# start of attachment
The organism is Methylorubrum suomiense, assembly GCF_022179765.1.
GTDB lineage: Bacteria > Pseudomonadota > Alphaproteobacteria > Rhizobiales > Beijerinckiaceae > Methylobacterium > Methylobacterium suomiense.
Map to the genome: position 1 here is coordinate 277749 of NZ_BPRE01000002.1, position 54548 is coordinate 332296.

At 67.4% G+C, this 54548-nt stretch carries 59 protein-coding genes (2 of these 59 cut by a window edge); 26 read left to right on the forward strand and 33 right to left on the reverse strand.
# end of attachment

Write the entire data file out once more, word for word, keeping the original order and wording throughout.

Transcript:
The organism is Methylorubrum suomiense, assembly GCF_022179765.1.
GTDB lineage: Bacteria > Pseudomonadota > Alphaproteobacteria > Rhizobiales > Beijerinckiaceae > Methylobacterium > Methylobacterium suomiense.
Map to the genome: position 1 here is coordinate 277749 of NZ_BPRE01000002.1, position 54548 is coordinate 332296.

At 67.4% G+C, this 54548-nt stretch carries 59 protein-coding genes (2 of these 59 cut by a window edge); 26 read left to right on the forward strand and 33 right to left on the reverse strand.